It was a scant six years ago that Carlos Martinez and his wife, Ana Garcia, opened a veterinary clinic on Avenida Lopez Cotilla, not far from the U.S. Consulate in Guadalajara.
After finishing their education, working and starting a family farther north, in the state of Durango, the couple at that time returned to Guadalajara, animated by an affection for animals that had been with them since childhood.
“When I was a little girl,” Ana reminisced, “if I saw boys bothering some animal, I would run over yelling ’No! No!’” As she talked, she held a convalescing pigeon, which the couple accepted after a neighbor found it on the ground with one leg torn off. She confidently stretched out its wings to show they were not broken.
Two weeks earlier, Carlos had done surgery to repair the stump and, when Ana saw that the bird was finally able to stand on one leg, she named him Campeon (champion).
Today Ana is surrounded mostly by pet animals – dogs and cats brought in for grooming, vaccinations or treatment – as well as the occasional pet bird or fish. Most remarkably, however, she also shelters a motley group of rescued critters of all types: turtles, pigeons, doves, lizards, iguanas and just about anything else that walks, crawls or flies. Word has gotten around that the family has a soft spot for animals, so people sometimes just show up with stray animals – for example, on one recent day, a sick turtle that Garcia nursed and named Lechuga (lettuce).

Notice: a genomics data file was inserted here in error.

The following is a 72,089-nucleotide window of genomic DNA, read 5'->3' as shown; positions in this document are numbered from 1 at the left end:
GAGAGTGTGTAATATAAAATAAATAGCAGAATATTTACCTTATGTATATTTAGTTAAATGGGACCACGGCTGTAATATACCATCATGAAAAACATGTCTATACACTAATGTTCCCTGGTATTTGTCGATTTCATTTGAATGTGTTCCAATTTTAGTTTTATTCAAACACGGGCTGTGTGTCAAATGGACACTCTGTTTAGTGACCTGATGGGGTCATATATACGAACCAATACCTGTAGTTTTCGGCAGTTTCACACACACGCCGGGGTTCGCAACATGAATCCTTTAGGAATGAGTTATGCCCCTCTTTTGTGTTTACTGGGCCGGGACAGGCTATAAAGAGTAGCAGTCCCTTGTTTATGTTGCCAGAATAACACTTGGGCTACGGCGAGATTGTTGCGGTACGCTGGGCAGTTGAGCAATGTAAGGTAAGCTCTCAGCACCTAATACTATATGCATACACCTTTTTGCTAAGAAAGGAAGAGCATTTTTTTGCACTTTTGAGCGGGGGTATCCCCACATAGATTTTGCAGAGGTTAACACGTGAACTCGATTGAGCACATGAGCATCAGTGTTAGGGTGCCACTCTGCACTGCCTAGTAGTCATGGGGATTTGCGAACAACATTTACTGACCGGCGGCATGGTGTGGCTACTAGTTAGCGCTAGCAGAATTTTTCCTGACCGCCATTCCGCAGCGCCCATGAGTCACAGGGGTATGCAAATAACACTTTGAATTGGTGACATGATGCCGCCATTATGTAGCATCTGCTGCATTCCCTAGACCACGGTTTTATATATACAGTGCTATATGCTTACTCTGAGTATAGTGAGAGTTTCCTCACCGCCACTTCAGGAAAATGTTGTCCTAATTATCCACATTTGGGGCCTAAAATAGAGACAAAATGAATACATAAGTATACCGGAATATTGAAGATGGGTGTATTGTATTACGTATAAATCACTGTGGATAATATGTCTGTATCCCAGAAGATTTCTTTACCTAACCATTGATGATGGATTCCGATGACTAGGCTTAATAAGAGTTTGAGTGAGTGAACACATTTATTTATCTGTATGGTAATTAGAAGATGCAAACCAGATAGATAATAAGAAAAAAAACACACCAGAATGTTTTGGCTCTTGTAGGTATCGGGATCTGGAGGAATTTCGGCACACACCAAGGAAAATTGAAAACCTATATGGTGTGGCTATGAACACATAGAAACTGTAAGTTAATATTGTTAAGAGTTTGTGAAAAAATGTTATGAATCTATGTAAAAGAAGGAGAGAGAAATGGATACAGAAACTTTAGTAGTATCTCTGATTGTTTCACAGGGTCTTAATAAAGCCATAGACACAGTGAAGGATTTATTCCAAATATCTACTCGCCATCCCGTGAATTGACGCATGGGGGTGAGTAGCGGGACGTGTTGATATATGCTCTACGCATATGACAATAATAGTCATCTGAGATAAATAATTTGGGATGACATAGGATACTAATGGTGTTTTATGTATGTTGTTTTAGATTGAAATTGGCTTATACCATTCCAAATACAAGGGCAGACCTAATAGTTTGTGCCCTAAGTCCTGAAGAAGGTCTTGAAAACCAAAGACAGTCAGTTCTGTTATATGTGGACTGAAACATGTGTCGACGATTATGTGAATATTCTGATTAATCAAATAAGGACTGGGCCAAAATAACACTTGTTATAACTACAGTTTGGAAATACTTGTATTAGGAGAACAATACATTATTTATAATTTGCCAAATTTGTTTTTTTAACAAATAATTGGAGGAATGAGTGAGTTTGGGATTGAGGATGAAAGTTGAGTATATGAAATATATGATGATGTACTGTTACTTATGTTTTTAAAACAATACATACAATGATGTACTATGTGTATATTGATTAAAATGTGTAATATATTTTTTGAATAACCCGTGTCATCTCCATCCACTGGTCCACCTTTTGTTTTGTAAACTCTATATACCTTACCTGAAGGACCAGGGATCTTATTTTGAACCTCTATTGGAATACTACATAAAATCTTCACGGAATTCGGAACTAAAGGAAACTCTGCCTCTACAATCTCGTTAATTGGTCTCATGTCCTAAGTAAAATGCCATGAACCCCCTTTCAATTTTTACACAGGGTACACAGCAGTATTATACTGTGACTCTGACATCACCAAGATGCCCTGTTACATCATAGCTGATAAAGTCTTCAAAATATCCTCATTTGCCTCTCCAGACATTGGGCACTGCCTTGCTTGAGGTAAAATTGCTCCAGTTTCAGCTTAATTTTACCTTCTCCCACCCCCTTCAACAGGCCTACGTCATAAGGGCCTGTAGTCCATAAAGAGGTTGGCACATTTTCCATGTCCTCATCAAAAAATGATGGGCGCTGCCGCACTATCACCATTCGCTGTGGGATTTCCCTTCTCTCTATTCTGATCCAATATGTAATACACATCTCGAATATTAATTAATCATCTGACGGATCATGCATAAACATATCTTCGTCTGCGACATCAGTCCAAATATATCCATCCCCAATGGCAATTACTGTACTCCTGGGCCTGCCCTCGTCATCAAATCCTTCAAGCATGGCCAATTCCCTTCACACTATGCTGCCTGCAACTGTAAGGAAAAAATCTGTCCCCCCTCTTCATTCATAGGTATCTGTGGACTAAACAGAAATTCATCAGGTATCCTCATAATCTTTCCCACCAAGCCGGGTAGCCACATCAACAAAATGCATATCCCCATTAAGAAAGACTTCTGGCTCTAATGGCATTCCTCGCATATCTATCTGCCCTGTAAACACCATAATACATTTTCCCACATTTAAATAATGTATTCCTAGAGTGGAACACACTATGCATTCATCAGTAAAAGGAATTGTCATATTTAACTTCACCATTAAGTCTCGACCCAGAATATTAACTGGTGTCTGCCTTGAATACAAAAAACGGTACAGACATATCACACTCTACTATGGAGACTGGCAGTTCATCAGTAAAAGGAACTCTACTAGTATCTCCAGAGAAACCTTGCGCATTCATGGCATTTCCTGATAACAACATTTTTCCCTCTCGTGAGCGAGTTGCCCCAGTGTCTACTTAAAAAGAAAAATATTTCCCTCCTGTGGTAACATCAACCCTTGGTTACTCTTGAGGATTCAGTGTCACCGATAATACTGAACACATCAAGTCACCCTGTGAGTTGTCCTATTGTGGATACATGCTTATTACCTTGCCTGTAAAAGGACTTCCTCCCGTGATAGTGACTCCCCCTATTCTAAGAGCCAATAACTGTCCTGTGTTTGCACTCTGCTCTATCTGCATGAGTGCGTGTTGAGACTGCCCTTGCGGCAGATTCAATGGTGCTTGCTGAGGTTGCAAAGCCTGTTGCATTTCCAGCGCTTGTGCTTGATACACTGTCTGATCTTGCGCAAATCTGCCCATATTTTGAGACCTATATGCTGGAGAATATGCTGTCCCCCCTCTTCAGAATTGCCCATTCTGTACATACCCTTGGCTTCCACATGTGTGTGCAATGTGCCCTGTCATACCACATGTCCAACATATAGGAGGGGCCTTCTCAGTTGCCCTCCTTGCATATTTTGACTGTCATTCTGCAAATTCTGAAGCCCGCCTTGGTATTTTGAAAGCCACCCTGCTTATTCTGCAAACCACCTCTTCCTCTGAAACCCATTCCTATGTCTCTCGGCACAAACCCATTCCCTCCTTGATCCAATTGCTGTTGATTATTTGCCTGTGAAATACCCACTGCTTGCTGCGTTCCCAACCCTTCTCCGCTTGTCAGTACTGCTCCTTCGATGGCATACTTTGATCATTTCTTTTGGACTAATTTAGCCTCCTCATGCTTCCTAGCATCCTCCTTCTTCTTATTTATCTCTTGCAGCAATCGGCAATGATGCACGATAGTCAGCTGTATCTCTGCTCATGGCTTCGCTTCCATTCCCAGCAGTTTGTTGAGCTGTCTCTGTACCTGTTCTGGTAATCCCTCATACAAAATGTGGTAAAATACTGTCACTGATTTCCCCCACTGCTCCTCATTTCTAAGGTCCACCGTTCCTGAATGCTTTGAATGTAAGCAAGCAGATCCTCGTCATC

The couple’s son, Carlos, Jr., has apparently needed no encouragement to get into the swing of the family ethos. He leads this reporter to a large, green mesh cage outside the clinic entrance where several medium sized iguanas sit impassively in the sun, camouflaged against tree branches placed inside, until something alarms them and they dart into recesses.
“The camera noise scared them,” Carlos declares to his mother. These lizards have very acute senses – especially vision – which enable them to navigate through dense forests, evade predators and zero in on their mostly vegetarian diet. As Carlos proffers flowers and other plant sprigs, on which they obligingly munch, he says they don’t bite, or at least have never bitten him, although iguanas are said to be able to inflict painful bites.
“We got them at the Baratillo [Sunday tianguis],” Ana explains. “Someone told us a man was selling iguanas in boxes there. When we arrived, we saw he had a lot and they were moribund. So we gave him some money and took them all. They’re protected and it’s illegal to sell them, although people have approached us here, when they spot them in the cage, asking to buy them. They say they are going to make stew out of them,” she added, with a touch of indignation. She adds that, strictly speaking, it is illegal to possess iguanas, even in a shelter.
Most of the rescued iguanas survived and are now thriving. They are not easy to raise as pets, Carlos, Jr., added, since they only do well in a narrow temperature range and need a lot of UV. Releasing them in Guadalajara would be risky, considering the cold temperatures here.
Garcia says they typically release animals from their urban shelter after recovery. She might take a pigeon to an area where pigeons gather, open the cage and allow it to fly off when the others do.
If it doesn’t, she puts it back in the cage and tries again another day.